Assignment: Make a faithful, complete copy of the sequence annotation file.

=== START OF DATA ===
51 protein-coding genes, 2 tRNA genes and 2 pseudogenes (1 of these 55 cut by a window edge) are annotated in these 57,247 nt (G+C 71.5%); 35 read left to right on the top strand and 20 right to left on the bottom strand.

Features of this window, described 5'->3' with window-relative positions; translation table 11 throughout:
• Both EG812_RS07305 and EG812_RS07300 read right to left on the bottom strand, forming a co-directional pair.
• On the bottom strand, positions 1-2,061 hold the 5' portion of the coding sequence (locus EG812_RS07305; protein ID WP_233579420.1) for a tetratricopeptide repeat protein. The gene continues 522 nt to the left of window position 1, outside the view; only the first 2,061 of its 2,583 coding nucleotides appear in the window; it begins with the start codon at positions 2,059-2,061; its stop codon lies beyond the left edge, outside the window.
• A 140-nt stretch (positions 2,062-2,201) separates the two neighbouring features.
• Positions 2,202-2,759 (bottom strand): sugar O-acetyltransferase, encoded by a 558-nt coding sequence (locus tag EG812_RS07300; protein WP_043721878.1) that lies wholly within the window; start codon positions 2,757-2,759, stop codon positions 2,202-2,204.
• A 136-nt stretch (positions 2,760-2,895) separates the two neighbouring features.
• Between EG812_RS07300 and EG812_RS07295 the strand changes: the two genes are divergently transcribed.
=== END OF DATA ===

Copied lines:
51 protein-coding genes, 2 tRNA genes and 2 pseudogenes (1 of these 55 cut by a window edge) are annotated in these 57,247 nt (G+C 71.5%); 35 read left to right on the top strand and 20 right to left on the bottom strand.

Features of this window, described 5'->3' with window-relative positions; translation table 11 throughout:
• Both EG812_RS07305 and EG812_RS07300 read right to left on the bottom strand, forming a co-directional pair.
• On the bottom strand, positions 1-2,061 hold the 5' portion of the coding sequence (locus EG812_RS07305; protein ID WP_233579420.1) for a tetratricopeptide repeat protein. The gene continues 522 nt to the left of window position 1, outside the view; only the first 2,061 of its 2,583 coding nucleotides appear in the window; it begins with the start codon at positions 2,059-2,061; its stop codon lies beyond the left edge, outside the window.
• A 140-nt stretch (positions 2,062-2,201) separates the two neighbouring features.
• Positions 2,202-2,759 (bottom strand): sugar O-acetyltransferase, encoded by a 558-nt coding sequence (locus tag EG812_RS07300; protein WP_043721878.1) that lies wholly within the window; start codon positions 2,757-2,759, stop codon positions 2,202-2,204.
• A 136-nt stretch (positions 2,760-2,895) separates the two neighbouring features.
• Between EG812_RS07300 and EG812_RS07295 the strand changes: the two genes are divergently transcribed.